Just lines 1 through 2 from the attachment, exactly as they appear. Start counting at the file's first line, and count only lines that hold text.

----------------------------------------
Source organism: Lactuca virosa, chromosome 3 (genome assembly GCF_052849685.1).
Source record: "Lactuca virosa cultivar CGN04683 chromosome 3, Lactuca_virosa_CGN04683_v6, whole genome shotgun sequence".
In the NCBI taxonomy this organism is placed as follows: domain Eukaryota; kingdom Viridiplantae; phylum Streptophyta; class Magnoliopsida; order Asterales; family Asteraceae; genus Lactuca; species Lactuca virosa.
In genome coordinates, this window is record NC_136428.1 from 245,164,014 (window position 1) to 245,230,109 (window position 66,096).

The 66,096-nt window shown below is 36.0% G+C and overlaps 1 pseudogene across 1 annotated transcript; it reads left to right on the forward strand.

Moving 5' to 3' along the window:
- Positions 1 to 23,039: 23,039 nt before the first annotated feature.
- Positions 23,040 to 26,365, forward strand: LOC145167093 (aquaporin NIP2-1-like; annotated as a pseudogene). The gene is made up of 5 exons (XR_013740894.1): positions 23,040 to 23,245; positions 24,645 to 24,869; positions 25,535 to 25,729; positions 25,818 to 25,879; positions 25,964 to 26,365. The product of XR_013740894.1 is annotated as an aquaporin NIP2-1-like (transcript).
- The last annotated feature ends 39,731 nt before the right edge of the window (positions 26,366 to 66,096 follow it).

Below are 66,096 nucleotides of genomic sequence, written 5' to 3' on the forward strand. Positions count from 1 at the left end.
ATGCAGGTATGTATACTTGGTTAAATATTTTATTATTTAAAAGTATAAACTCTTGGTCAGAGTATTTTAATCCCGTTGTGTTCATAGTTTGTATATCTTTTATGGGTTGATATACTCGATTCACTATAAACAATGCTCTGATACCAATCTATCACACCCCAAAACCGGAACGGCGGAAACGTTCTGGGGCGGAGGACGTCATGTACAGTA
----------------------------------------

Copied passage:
Source organism: Lactuca virosa, chromosome 3 (genome assembly GCF_052849685.1).
Source record: "Lactuca virosa cultivar CGN04683 chromosome 3, Lactuca_virosa_CGN04683_v6, whole genome shotgun sequence".